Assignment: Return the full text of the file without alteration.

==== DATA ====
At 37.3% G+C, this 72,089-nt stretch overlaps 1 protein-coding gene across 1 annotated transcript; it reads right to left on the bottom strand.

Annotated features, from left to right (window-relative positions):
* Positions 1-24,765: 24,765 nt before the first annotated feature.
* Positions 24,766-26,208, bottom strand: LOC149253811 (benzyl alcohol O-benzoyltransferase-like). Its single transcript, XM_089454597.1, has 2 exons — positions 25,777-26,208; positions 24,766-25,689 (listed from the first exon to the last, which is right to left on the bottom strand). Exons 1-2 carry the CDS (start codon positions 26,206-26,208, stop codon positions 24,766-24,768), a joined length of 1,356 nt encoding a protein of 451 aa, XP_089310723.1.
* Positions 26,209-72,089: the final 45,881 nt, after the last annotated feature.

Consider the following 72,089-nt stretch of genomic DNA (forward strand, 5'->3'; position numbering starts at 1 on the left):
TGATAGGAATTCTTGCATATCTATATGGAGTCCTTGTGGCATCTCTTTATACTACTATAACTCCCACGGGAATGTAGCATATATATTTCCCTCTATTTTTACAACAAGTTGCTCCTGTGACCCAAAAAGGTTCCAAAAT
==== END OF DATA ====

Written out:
At 37.3% G+C, this 72,089-nt stretch overlaps 1 protein-coding gene across 1 annotated transcript; it reads right to left on the bottom strand.

Annotated features, from left to right (window-relative positions):
* Positions 1-24,765: 24,765 nt before the first annotated feature.
* Positions 24,766-26,208, bottom strand: LOC149253811 (benzyl alcohol O-benzoyltransferase-like). Its single transcript, XM_089454597.1, has 2 exons — positions 25,777-26,208; positions 24,766-25,689 (listed from the first exon to the last, which is right to left on the bottom strand). Exons 1-2 carry the CDS (start codon positions 26,206-26,208, stop codon positions 24,766-24,768), a joined length of 1,356 nt encoding a protein of 451 aa, XP_089310723.1.
* Positions 26,209-72,089: the final 45,881 nt, after the last annotated feature.

Consider the following 72,089-nt stretch of genomic DNA (forward strand, 5'->3'; position numbering starts at 1 on the left):
TGATAGGAATTCTTGCATATCTATATGGAGTCCTTGTGGCATCTCTTTATACTACTATAACTCCCACGGGAATGTAGCATATATATTTCCCTCTATTTTTACAACAAGTTGCTCCTGTGACCCAAAAAGGTTCCAAAAT